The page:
Charts in the Intel® Trace Analyzer are graphical or alphanumerical diagrams that are parameterized with a time interval, a process grouping and a function grouping (see Section 9.2) and an optional filter. Together they define the structure in which data is presented and the amount of data to be displayed.
The Charts supported by the Intel Trace Analyzer is divided into:
Timelines: the Event Timeline, the Qualitative Timeline, the Quantitative Timeline and the Counter Timeline.
Profiles: the Function Profile, the Message Profile and the Collective Operations Profile.
Charts are grouped into Views. These Views provide ways to choose the time interval, the process grouping and optional filters that all Charts in the View use. For more details on Views, refer to Chapter 3.
While the former show trace data in graphical form over a horizontal axis representing runtime, the latter show statistical data. All these Charts are found under-> . Opening a file in the Intel Trace Analyzer, displays a View containing the Function Profile Chart (showing the Flat Profile tab) for the opened file.
The following sections describe each Chart in detail. For each Chart there is a subsection about Mouse Hovering, the context menu, the settings dialog box, the effects of filtering and tagging and the effects of aggregation, if it is applicable.
The Event Timeline provides a graphical display of the individual process' activities.
The horizontal axis represents an interval of the runtime of the inspected program. Vertical bars show the function in which the process is. The bars consist of rectangles labeled with the current function's name and in its color. Black lines indicate messages sent between processes; they connect the sender and receiver processes.Blue lines, forming a grid, represent collective operations, such as broadcast or reduce operations. The status bar at the bottom of this panel shows information on events under the mouse cursor. By default, the entire runtime of the trace is visible. To get a better impression on the visualization primitives, use zooming. Zooming and navigation are explained in detail in Section 3.1.3.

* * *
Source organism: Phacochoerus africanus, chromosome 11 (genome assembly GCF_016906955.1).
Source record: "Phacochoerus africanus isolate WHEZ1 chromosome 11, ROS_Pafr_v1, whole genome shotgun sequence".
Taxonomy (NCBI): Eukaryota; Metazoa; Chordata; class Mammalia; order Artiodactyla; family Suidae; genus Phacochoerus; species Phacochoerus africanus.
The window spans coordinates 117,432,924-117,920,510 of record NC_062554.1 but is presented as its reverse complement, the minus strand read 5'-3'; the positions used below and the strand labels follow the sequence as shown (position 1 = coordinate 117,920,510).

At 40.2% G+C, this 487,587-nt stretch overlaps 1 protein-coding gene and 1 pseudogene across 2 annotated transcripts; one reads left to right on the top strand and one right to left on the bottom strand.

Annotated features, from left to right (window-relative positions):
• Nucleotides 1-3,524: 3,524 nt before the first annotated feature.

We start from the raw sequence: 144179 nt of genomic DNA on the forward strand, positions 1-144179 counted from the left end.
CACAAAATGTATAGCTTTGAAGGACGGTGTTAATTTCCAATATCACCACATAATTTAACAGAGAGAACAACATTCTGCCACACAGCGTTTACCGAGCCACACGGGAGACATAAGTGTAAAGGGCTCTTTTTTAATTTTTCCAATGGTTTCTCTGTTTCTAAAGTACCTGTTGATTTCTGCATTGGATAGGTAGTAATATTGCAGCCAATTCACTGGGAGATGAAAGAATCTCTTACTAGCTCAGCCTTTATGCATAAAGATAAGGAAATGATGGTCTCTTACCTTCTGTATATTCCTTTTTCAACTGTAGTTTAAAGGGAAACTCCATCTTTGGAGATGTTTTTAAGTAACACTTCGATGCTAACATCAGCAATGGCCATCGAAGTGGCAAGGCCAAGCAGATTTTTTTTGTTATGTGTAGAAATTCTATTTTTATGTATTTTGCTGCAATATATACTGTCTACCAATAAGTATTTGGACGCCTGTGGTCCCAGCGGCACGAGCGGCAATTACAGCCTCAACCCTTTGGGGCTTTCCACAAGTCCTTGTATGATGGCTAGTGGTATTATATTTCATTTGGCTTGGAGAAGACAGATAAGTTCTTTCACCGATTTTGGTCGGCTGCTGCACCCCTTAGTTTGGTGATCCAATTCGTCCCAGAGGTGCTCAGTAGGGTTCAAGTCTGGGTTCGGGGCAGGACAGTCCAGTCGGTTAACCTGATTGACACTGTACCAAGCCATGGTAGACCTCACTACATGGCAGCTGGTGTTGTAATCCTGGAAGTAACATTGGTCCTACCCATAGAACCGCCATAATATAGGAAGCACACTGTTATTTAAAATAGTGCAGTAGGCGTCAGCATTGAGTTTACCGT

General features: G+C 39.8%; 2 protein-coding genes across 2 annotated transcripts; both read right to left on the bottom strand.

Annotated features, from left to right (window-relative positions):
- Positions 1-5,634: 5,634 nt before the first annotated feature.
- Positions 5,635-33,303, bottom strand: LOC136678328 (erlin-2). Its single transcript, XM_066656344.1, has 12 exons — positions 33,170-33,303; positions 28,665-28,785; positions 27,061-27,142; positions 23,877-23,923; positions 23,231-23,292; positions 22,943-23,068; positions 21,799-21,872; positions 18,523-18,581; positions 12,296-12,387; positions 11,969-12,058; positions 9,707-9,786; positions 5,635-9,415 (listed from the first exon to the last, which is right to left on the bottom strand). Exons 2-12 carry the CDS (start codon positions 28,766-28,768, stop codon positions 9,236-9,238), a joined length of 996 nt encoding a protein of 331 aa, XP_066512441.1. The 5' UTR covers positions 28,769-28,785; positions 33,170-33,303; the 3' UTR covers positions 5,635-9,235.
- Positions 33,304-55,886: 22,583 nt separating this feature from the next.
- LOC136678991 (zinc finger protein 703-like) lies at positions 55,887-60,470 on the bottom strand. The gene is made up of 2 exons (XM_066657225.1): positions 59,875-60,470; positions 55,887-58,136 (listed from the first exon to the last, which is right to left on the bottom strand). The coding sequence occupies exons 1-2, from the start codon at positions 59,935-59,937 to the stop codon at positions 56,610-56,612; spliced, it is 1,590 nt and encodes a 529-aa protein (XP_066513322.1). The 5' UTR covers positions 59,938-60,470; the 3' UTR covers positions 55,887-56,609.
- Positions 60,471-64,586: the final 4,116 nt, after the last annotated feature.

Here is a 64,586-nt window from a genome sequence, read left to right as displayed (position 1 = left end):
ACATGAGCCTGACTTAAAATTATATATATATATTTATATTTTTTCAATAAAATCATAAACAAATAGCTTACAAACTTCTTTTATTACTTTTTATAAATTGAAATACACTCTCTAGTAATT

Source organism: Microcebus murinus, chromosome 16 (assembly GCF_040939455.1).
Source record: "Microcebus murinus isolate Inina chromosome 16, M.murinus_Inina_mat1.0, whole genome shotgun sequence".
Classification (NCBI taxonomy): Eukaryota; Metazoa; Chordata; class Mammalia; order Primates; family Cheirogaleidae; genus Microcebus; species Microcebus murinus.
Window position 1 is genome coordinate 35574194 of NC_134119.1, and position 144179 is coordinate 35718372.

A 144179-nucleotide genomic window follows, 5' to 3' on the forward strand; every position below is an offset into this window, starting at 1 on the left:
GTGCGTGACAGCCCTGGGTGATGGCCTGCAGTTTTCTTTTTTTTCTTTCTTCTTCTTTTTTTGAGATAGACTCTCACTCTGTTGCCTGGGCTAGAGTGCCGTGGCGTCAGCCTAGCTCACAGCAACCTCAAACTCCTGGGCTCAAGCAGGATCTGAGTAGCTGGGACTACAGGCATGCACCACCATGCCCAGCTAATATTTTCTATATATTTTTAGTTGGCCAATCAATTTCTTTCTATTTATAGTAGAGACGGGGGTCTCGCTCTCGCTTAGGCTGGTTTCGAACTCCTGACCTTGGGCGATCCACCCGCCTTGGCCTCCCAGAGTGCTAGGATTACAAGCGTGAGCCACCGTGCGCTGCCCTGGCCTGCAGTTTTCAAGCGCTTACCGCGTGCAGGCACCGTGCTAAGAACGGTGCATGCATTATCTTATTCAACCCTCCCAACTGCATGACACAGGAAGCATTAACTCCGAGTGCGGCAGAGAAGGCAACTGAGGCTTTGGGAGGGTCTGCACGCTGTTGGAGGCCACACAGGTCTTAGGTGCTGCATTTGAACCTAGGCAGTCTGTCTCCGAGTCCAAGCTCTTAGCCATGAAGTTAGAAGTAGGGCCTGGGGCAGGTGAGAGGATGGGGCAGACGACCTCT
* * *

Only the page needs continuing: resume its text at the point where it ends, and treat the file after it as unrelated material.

When the mouse pointer hovers over the Event Timeline, its exact position in terms of time is shown in the status bar. The status bar also shows which function, collective operations or messages are under the mouse cursor at the moment. The status bar of the Event Timeline Chart in Figure 4-1, shows that the mouse is currently at 2.01214 seconds over a message from P13 to P14.
Use the Event Timeline Settings to change the display settings, the layout settings and the colors of the Event Timeline Chart. The display options, which are enabled using check boxes, include
Process Labels: Displays the name of the process or process group to the left.
Function Labels: Displays the name of the function or function group inside the colored bars
Timescale at top: Displays a timescale above the Chart
Timescale at bottom: Displays a timescale below the Chart
Messages over Collective Operations: This specifies what is drawn first. If enabled, messages are drawn over the collective operations such that the messages are seen and the collective operations are concealed. If disabled, the collective operations are drawn over the messages.